Over the labor day weekend, it seemed only appropriate to do some thinking about jobs and the job market. And if you caught my guest post over at Making Sense of Cents on Tuesday, you’ve seen some of my thoughts as to why we don’t always have to do what comes naturally in the workplace.
But a recent post by Katie Long over at Marketplace had an interesting insight in understanding your place in the job market that I think is worth exploring a little more. Her theory is that there are two extremes when you’re considering workers in today’s economy – pork bellies and sausages.
What Do Pork Bellies and Sausages Have To Do With Your Job?
Pork bellies are commodities. They are all basically the same and can easily be swapped out for one another. A good sausage on the other hand is individually crafted and unique. It’s harder to find a substitute for a good sausage (or so I’m told – I’m a vegetarian!). And Katie Long talks about this mostly in terms of salary…
“Commodity goods are viewed as all alike and thus the market rate is firmly established — a pork belly is a pork belly is a pork belly. Alternatively if your job is a bit more unique, you are priced more like a customized good, a sausage in this case, and while the market has some influence on your price, your distinct features are more important — are you spicy kielbasa or lean cut breakfast links?”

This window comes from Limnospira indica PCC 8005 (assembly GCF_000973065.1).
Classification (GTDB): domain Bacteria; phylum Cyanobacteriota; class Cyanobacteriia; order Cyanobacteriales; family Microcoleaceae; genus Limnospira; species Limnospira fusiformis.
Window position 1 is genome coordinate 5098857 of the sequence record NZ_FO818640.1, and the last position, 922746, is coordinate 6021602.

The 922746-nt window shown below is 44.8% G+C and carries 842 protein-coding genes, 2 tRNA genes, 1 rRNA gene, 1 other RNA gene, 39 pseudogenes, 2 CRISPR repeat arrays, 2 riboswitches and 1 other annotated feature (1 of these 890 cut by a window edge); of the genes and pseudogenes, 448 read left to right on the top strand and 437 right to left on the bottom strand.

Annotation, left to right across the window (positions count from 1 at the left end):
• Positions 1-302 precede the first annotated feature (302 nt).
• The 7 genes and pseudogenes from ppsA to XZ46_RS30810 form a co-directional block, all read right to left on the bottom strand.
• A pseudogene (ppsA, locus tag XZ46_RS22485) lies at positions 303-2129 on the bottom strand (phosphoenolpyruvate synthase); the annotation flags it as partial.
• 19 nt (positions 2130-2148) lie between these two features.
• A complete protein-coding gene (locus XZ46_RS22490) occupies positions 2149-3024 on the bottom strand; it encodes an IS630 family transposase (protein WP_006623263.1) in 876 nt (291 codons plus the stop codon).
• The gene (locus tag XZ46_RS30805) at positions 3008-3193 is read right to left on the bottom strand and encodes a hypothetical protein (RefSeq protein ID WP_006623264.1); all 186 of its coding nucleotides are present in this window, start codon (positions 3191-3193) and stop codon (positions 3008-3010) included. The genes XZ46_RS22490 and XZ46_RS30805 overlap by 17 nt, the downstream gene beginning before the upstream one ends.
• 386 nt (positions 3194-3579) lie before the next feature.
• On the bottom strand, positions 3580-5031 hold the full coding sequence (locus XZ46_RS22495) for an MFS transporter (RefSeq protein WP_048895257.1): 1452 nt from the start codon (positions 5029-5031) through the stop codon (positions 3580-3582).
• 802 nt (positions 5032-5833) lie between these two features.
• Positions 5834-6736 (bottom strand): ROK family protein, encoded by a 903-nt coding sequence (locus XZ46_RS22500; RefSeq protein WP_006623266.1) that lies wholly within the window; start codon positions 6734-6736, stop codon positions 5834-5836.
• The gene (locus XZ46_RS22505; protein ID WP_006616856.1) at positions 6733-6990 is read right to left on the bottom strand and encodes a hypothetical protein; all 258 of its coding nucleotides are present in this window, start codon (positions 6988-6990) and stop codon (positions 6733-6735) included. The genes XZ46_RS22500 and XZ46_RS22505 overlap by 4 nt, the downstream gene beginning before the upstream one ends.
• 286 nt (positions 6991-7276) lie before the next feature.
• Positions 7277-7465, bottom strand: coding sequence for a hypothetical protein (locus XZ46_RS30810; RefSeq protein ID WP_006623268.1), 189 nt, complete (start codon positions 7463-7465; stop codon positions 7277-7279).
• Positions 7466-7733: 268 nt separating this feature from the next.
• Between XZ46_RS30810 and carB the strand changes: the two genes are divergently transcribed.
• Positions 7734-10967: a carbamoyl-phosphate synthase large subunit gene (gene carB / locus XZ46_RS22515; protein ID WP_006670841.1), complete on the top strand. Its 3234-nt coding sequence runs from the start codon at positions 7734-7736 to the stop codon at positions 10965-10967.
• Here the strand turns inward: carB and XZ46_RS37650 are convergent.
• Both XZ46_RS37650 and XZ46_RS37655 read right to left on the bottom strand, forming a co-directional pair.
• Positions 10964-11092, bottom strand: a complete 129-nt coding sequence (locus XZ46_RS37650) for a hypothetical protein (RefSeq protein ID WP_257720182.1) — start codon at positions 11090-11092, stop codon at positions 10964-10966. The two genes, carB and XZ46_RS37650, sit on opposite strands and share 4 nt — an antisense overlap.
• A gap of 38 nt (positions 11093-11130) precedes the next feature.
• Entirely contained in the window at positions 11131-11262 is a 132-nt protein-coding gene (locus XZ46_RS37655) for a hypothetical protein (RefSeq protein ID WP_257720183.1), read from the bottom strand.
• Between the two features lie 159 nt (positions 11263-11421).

When I first skimmed over this piece and took the brief 6-question quiz she included – my answers showed that I was a “sausage” all the way. And I thought, “Well, I’m a white collar ‘knowledge-worker’, I guess that makes sense.” But the thought festered in the back of my brain, and I recalled seeing articles like this one this summer about skilled manufacturing jobs going remaining unfilled despite the high unemployment. The types of employees that these firms are looking for are highly sought after, and should be able to negotiate pretty successfully if they’ve got the right skills, but they’re hardly white collar or ‘knowledge-workers’. So there must be something else at play. But what?
To try and see if I could get to the bottom of it, I made a few people I know take Katie’s quiz. It’s 6 questions long:
1. Can you state your job in three words or less?
2. Where you work, are there three or more people that do a job very similar to yours?
3. [Did you receive weeks (yes) or months (no)] of training to prepare for your role?
4. Is there a college major or associates degree for your job?
5. Could your boss do your job if you got sick for two weeks?
6. Are you part of a union?
Yes answers show pork belly tendencies, and no answers indicate sausage.
And the (Very Biased*) Results
Mr. PoP leans sausage: 1-yes, 2-yes, 3-no, 4-no, 5-kindof but not well, 6-no
- His job (in HIS words!): ”I sell sh*t”
- Mrs PoP’s Comments: His paychecks are almost entirely commission based, and pretty much everyone works off the same commission schedule. So… even though he leans sausage, there’s not a whole lot of room to negotiate his pay. But (as his management team likes to stress) his income can be as high as he wants it to be – he just has to sell a lot to get there.
Friend #1 is almost entirely pork belly: 1-yes, 2-yes, 3-yes, 4-no, 5-yes, 6-yes